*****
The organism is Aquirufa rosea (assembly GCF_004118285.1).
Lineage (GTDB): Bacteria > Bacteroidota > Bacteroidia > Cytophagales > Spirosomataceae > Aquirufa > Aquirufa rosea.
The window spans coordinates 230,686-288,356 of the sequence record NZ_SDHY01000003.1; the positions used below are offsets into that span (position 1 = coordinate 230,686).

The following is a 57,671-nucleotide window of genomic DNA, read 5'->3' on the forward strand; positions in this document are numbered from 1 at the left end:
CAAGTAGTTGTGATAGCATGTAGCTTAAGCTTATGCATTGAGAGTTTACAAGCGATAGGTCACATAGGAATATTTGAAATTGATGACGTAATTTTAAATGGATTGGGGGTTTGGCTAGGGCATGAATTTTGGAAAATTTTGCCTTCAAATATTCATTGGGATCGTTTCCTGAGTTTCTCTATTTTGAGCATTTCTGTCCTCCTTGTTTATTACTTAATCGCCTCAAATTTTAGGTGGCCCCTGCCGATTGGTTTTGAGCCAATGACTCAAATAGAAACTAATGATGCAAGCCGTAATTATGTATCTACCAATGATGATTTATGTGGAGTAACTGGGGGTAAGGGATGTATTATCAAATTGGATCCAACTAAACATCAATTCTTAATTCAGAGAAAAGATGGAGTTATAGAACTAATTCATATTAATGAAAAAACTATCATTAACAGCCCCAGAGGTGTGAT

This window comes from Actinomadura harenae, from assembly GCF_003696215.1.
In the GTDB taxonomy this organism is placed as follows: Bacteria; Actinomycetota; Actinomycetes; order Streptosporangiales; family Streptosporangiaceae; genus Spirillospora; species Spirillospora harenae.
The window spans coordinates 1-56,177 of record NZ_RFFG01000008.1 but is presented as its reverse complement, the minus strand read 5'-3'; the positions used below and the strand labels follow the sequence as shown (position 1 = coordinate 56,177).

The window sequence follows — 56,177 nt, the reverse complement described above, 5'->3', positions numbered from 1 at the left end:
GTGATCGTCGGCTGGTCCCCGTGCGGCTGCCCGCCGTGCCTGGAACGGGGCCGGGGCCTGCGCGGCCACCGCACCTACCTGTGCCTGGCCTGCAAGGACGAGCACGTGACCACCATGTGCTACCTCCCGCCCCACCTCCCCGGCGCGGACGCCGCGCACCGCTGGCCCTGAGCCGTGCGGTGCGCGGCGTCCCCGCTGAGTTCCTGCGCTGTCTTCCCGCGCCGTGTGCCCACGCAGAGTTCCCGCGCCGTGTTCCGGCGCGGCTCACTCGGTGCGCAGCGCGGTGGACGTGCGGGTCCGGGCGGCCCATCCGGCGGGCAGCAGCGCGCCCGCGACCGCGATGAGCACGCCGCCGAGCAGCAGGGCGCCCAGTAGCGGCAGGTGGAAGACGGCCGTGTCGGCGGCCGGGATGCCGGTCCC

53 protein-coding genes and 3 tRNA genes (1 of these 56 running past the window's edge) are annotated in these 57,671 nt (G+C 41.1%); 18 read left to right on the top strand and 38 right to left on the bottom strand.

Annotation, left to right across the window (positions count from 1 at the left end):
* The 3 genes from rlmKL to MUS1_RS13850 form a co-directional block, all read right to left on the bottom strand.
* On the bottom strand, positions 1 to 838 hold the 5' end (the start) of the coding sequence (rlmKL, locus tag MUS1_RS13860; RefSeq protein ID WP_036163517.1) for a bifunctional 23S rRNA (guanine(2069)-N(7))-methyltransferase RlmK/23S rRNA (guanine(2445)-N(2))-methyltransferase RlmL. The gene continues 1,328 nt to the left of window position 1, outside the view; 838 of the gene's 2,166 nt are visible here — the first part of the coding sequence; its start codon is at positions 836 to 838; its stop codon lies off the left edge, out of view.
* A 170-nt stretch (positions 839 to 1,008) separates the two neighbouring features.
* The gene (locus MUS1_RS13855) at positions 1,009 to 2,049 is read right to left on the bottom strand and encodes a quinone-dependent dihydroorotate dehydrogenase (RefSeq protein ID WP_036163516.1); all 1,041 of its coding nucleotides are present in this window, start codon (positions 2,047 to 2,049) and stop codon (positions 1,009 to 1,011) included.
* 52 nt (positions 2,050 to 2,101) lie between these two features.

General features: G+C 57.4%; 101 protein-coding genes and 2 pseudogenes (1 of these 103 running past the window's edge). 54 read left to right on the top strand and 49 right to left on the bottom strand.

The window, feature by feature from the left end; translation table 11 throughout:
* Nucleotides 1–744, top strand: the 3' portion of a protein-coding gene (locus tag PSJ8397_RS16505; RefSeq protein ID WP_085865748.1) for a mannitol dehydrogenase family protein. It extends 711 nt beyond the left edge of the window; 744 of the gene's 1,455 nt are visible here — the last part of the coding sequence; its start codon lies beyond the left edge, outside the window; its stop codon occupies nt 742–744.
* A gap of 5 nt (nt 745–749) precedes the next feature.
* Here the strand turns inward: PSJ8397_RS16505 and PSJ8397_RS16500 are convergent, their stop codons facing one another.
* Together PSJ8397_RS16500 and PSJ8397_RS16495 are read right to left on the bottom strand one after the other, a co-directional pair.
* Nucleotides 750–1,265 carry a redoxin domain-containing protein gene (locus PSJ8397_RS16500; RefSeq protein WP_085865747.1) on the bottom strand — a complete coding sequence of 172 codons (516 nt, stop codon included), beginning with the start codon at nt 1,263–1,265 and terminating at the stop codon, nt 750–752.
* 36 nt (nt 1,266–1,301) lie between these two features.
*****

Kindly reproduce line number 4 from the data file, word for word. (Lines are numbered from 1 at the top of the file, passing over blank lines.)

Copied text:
The following is a 57,671-nucleotide window of genomic DNA, read 5'->3' on the forward strand; positions in this document are numbered from 1 at the left end: